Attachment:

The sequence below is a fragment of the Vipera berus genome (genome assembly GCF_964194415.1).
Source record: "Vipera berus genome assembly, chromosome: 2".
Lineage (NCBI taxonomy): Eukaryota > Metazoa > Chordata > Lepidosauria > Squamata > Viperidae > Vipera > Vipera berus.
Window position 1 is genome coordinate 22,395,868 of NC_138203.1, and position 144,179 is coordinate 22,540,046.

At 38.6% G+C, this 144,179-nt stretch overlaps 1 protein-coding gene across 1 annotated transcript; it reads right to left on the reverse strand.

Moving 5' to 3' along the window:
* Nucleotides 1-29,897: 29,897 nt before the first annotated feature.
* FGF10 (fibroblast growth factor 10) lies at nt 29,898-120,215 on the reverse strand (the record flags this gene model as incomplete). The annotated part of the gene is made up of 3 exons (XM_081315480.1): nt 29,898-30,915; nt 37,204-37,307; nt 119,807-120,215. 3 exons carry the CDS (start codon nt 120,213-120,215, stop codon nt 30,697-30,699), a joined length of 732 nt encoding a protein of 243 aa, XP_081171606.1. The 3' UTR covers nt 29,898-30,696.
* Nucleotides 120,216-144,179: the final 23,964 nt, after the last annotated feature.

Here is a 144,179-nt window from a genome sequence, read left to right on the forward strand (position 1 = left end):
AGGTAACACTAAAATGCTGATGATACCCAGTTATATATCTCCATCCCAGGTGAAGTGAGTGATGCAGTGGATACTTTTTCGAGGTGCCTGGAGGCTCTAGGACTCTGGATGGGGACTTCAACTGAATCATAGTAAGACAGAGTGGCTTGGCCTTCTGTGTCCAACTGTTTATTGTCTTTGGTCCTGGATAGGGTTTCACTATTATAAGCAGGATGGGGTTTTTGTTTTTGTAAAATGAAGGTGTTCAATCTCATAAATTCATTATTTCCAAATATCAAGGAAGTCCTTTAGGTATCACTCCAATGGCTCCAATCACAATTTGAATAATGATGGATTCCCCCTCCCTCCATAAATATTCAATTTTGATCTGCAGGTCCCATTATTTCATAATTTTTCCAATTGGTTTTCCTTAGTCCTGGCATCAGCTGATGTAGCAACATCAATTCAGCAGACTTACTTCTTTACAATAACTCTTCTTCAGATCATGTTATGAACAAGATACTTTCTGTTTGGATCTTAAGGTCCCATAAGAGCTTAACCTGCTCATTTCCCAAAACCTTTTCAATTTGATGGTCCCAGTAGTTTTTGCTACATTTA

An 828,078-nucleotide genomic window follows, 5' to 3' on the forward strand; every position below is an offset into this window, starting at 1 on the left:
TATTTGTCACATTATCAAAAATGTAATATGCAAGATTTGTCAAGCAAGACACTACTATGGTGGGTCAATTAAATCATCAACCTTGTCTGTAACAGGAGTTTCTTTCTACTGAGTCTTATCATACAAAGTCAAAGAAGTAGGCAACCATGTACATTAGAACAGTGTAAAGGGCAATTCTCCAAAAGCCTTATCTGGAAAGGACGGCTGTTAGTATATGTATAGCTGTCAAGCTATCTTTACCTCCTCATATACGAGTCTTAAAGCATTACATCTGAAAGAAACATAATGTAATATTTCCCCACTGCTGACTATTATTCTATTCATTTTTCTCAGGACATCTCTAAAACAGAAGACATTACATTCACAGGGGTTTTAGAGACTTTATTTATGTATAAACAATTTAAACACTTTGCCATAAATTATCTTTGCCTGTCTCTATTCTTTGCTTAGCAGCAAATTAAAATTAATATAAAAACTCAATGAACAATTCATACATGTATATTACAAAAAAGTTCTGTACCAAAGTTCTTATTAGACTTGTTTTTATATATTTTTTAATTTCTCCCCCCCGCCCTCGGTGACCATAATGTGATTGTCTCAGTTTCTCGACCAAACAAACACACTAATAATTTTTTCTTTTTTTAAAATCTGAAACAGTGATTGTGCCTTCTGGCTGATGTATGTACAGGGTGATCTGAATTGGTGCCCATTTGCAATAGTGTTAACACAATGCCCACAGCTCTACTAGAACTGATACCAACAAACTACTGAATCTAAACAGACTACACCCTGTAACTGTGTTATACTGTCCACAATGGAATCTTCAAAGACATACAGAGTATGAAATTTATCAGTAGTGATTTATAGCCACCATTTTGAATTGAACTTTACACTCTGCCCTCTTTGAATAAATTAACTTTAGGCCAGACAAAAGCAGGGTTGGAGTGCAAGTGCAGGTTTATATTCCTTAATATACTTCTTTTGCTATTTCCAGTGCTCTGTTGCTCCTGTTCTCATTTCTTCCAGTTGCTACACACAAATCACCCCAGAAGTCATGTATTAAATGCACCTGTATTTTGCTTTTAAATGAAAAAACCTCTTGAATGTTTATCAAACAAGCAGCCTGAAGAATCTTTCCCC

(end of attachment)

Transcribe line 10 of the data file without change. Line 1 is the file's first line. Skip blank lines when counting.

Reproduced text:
Here is a 144,179-nt window from a genome sequence, read left to right on the forward strand (position 1 = left end):